Townships looking at new building

FRANKLIN TOWNSHIP – In August 2012, voters in Franklin Township defeated a proposal to construct a community center with a new fire hall, but members of the township board now have another idea for a location for a community center.

The new fire hall was constructed on Sunshine Road, leaving the former Quincy-Franklin-Hancock Townships fire hall on U.S. 41 next to the Quincy Mine Shaft House property empty and unused. However, there is a proposal to convert that building for use as a community center and township offices.

Glenn Ekdahl, Franklin Township supervisor, said this isn’t the first time there’s been a discussion with township board members about the need for a new community center/office space.

“We’ve actually been talking about it a long time,” he said.

Estimates for a new stand-alone community building made at the time constructing a new fire hall was being discussed ranged from $600,000 to $700,000, Ekdahl said.

“That’s way too expensive,” he said.

Ekdahl said the former fire hall building, which was constructed in the late 1940s, is 2,640 square feet, and is still useful.

“It’s a solid building,” he said. “That building has outlived its usefulness as a fire hall, but it would be great for a township hall.”

Ekdahl said the current township office and meeting room, which are in a building next to M-26 at the entrance to the former Quincy Smelting Works site, are too small for large gatherings.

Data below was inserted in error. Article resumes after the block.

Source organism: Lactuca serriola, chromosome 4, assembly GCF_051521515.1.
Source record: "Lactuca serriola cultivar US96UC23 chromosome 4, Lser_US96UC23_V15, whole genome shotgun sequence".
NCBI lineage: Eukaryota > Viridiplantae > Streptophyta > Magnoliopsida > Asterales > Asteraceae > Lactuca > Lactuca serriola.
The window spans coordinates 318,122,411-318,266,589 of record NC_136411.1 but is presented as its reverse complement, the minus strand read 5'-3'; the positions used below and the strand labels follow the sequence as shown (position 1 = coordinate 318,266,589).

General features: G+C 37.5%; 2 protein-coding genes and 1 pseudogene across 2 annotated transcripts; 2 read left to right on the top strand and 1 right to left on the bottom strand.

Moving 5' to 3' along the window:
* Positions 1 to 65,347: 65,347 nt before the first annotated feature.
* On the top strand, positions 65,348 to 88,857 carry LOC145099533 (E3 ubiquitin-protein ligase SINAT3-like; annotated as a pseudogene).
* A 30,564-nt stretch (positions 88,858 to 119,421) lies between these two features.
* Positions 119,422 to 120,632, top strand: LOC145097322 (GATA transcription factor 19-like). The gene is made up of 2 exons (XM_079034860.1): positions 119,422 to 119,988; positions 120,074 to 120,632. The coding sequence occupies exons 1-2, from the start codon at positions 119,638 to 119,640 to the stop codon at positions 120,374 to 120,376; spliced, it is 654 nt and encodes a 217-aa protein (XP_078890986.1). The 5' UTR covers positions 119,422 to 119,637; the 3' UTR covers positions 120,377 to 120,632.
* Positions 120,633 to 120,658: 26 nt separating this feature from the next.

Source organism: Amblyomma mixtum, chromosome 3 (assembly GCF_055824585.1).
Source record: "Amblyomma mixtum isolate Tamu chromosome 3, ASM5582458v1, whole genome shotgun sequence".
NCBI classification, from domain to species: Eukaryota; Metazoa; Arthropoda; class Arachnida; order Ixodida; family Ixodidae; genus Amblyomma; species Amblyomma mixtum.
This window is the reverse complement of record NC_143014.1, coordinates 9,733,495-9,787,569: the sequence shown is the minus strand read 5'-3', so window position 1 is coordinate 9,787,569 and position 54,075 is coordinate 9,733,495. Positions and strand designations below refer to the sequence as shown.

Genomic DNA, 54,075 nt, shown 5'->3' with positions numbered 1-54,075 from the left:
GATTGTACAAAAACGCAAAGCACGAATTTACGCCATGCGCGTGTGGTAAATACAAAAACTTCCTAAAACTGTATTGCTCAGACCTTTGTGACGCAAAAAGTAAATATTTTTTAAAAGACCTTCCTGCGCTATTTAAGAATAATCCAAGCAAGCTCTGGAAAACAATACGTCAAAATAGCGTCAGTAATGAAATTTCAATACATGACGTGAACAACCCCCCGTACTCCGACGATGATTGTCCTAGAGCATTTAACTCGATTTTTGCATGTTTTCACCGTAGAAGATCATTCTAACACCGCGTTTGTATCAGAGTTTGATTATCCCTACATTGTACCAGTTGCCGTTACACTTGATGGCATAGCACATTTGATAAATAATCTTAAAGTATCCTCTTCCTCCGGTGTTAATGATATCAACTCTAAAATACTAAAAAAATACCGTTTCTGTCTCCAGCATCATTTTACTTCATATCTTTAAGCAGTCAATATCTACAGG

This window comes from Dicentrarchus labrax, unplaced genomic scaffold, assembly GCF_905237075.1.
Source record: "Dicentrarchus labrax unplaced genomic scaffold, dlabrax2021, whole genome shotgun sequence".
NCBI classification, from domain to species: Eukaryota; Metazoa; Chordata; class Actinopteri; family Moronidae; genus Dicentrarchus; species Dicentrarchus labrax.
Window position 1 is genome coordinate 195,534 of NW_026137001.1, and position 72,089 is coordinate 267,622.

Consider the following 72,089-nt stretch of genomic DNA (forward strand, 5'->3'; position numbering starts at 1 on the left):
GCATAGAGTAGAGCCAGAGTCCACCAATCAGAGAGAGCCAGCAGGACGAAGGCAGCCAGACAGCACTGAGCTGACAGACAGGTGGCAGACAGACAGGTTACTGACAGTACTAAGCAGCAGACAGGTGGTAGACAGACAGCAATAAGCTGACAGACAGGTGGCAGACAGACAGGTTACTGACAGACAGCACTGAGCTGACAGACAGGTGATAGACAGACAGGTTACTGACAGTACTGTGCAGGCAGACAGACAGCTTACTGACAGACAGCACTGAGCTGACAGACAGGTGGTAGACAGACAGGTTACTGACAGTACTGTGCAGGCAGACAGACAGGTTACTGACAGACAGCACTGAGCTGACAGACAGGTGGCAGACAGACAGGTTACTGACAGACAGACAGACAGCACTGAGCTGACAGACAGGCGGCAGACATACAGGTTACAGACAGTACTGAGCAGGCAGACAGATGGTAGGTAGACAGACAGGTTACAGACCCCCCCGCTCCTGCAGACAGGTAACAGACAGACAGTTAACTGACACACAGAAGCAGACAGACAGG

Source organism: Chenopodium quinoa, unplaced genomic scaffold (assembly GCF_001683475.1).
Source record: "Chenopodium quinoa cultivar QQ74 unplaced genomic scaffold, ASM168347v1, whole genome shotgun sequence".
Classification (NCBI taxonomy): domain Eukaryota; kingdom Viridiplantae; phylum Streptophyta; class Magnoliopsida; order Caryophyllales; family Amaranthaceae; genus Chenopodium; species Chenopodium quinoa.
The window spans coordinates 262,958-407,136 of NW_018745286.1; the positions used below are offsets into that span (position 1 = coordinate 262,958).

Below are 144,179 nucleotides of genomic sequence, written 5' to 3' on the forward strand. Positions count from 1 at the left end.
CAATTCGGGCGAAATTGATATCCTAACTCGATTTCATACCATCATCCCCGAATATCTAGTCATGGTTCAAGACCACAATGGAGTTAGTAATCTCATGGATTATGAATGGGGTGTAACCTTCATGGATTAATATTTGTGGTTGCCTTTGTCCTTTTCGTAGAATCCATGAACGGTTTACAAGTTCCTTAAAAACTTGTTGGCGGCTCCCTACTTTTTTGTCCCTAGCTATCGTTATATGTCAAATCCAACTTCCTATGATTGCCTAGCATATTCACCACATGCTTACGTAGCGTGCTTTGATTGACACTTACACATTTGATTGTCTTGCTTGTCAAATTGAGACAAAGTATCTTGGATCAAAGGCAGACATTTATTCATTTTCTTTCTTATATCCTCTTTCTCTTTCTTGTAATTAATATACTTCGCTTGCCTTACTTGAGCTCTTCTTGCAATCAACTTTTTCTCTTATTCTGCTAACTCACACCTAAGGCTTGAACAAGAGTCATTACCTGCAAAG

In October 2012, the Franklin Township Board of Trustees, and the Keweenaw National Historical Park Advisory Commission came to an agreement for the sale of the smelter site – which the township owns – to the National Park Service for $335,000 plus the forgiveness of $11,437 in loans from the Advisory Commission to the township. The Advisory Commission made a down payment of $2,000 on October 22, 2012. They have until Sept. 30, 2015, to pay off the $335,000 sale price.

Ekdahl said it’s possible the sale of the smelter site could actually be completed this summer because of a $100,000 donation and a fundraising effort by the Advisory Commission.

The township will also have about $141,000 for the sale of an easement at the smelter site to the Michigan Department of Transportation for the realignment of M-26 through Ripley. With those funds, there would be money available for a renovation of the former fire hall.

Ekdahl said as part of the agreement for selling the smelter site, the township board must be out of its current location no later than two years after the sale.

Although turning the former fire hall on U.S. 41 into a community building is only in the discussion phase, Ekdahl said to renovate it would probably require the removal of the two large overhead doors and the spaces closed in, new roof shingles, new siding, the construction of a community space, Americans With Disabilities Act-compliant restrooms, and township offices.

Ekdahl said he’s talked to some Franklin Township residents about the idea of converting the former fire hall into a community center, and many of them think it’s a good idea. He would like to hear ideas from other residents, also. He can be reached at 369-1498 or by e-mail at